Eddie Redmayne’s Newt Scamander, the magozologist who was our guide to this magical world that’s older than the Potterverse by about 70 years, isn’t even the main character here. He is a careless and restless cog in the mechanism of the young Albus Dumbledore Law, who hatches plans in the cozy warmth of various vests and scarves. Dumbledore’s bad romance with the rising villain Gellert Grindelwald (Mikkelsen, who succeeded the troubled Johnny Depp) eventually bursts because Grindelwald has some dubious ideas about how to deal with Muggles: he wants to destroy them completely . «With or without you, I will burn their world to the ground, Albus,» he tells Dumbledore over a cup of fine tea. The racism of such purebloods, which became the theme of The Crimes of Grindelwald, becomes more pronounced here, especially in the setting of 1930s Berlin.
Now Dumbledore must stop him with the help of Newt, Newt’s brother Theseus (Callum Turner), Newt’s assistant Bunty (Victoria Yates), Newt’s muggle baker friend Jacob (Dan Fogler, again an important source of kindness and comic relief) and the even-tempered and strong Hogwarts professor Lally Hicks (Jessica Williams, welcome addition). The tastefully decorated Art Deco train in which they lay out their plan is a perfect example of Stuart Craig and Neil Lamont’s consistently impressive production design; the street on the Lower East Side where Jacob’s bakery is located is another one. But nowhere is Tina Goldstein Katherine Waterston, supposedly the love of Newt’s life; her eventual screen time is so short that she may not have even bothered to visit the needlework table. Dumbledore also hires French wizard Yusuf Kama (William Nadilam), Leta Lestrange’s half-brother, to infiltrate Grindelwald’s gang of young, smartly dressed fascists. Like many of the characters here, his role feels underdeveloped, but he is at the center of what is arguably the film’s most heartbreaking moment.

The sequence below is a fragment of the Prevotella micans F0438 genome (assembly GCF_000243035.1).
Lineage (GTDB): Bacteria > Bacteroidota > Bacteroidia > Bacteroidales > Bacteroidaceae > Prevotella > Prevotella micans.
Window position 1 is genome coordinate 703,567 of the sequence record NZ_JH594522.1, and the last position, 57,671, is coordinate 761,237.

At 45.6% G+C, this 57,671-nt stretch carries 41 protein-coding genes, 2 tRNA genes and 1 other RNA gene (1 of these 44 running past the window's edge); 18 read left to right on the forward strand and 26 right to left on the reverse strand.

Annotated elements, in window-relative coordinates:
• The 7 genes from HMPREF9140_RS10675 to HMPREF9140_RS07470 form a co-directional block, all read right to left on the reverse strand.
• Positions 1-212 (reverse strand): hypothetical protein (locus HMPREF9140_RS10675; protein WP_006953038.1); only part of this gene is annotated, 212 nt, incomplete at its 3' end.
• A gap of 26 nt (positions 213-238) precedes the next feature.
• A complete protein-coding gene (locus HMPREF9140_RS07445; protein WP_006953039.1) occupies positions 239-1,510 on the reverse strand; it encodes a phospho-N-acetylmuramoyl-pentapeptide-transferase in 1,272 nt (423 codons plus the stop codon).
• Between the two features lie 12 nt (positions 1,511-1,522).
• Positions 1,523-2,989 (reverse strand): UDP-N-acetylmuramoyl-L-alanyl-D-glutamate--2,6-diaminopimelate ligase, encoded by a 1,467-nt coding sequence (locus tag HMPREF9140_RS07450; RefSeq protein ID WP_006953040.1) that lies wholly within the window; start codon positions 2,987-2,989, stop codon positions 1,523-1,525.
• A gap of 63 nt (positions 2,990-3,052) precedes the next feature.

Ezra Miller also cuts in as Grindelwald’s minion Credence Barebone, whose true identity is supposedly one of Dumbledore’s secrets. (The other is that… Dumbledore is gay? What was hinted at in the second film and will remain a secret for audiences watching this film in China.) But the big stakes remain elusive, even in a film that is over two hours long. Miller brings a much-needed suspense to the role, but his presence is annoyingly distracting given reports of his recent unsettling off-screen behavior. It’s just another issue for this bland Covid-delayed series that supposedly has two more entire films in the works. It would take a lot of powerful magic to pull them off successfully.